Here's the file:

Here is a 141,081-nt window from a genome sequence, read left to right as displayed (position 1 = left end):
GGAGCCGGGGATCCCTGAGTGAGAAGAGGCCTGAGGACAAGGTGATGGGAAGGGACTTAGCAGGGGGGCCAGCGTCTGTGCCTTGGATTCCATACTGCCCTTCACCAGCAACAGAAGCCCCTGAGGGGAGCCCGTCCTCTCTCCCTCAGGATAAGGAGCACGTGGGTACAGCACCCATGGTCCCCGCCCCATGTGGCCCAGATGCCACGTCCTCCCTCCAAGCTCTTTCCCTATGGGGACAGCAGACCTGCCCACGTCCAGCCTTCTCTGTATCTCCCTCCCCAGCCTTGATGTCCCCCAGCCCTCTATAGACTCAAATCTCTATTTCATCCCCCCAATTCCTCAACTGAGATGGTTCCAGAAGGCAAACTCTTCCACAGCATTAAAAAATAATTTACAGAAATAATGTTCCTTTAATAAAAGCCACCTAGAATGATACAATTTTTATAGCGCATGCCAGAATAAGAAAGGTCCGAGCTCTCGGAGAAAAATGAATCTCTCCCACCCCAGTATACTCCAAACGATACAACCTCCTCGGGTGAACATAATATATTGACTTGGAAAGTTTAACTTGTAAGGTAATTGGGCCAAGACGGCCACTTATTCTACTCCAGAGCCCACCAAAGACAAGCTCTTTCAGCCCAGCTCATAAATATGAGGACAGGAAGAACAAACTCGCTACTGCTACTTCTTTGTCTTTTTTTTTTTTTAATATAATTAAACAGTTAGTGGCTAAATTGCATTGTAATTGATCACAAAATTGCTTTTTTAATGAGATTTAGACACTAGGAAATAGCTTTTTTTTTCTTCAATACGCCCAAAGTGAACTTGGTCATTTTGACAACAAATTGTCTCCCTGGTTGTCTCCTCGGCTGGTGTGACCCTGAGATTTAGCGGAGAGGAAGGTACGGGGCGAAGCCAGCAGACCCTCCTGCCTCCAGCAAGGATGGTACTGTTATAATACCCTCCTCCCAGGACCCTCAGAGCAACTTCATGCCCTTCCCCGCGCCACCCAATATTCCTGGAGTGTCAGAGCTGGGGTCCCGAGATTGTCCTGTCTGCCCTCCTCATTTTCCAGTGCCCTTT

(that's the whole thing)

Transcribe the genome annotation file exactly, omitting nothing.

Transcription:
Here is a 141,081-nt window from a genome sequence, read left to right as displayed (position 1 = left end):
GGAGCCGGGGATCCCTGAGTGAGAAGAGGCCTGAGGACAAGGTGATGGGAAGGGACTTAGCAGGGGGGCCAGCGTCTGTGCCTTGGATTCCATACTGCCCTTCACCAGCAACAGAAGCCCCTGAGGGGAGCCCGTCCTCTCTCCCTCAGGATAAGGAGCACGTGGGTACAGCACCCATGGTCCCCGCCCCATGTGGCCCAGATGCCACGTCCTCCCTCCAAGCTCTTTCCCTATGGGGACAGCAGACCTGCCCACGTCCAGCCTTCTCTGTATCTCCCTCCCCAGCCTTGATGTCCCCCAGCCCTCTATAGACTCAAATCTCTATTTCATCCCCCCAATTCCTCAACTGAGATGGTTCCAGAAGGCAAACTCTTCCACAGCATTAAAAAATAATTTACAGAAATAATGTTCCTTTAATAAAAGCCACCTAGAATGATACAATTTTTATAGCGCATGCCAGAATAAGAAAGGTCCGAGCTCTCGGAGAAAAATGAATCTCTCCCACCCCAGTATACTCCAAACGATACAACCTCCTCGGGTGAACATAATATATTGACTTGGAAAGTTTAACTTGTAAGGTAATTGGGCCAAGACGGCCACTTATTCTACTCCAGAGCCCACCAAAGACAAGCTCTTTCAGCCCAGCTCATAAATATGAGGACAGGAAGAACAAACTCGCTACTGCTACTTCTTTGTCTTTTTTTTTTTTTAATATAATTAAACAGTTAGTGGCTAAATTGCATTGTAATTGATCACAAAATTGCTTTTTTAATGAGATTTAGACACTAGGAAATAGCTTTTTTTTTCTTCAATACGCCCAAAGTGAACTTGGTCATTTTGACAACAAATTGTCTCCCTGGTTGTCTCCTCGGCTGGTGTGACCCTGAGATTTAGCGGAGAGGAAGGTACGGGGCGAAGCCAGCAGACCCTCCTGCCTCCAGCAAGGATGGTACTGTTATAATACCCTCCTCCCAGGACCCTCAGAGCAACTTCATGCCCTTCCCCGCGCCACCCAATATTCCTGGAGTGTCAGAGCTGGGGTCCCGAGATTGTCCTGTCTGCCCTCCTCATTTTCCAGTGCCCTTT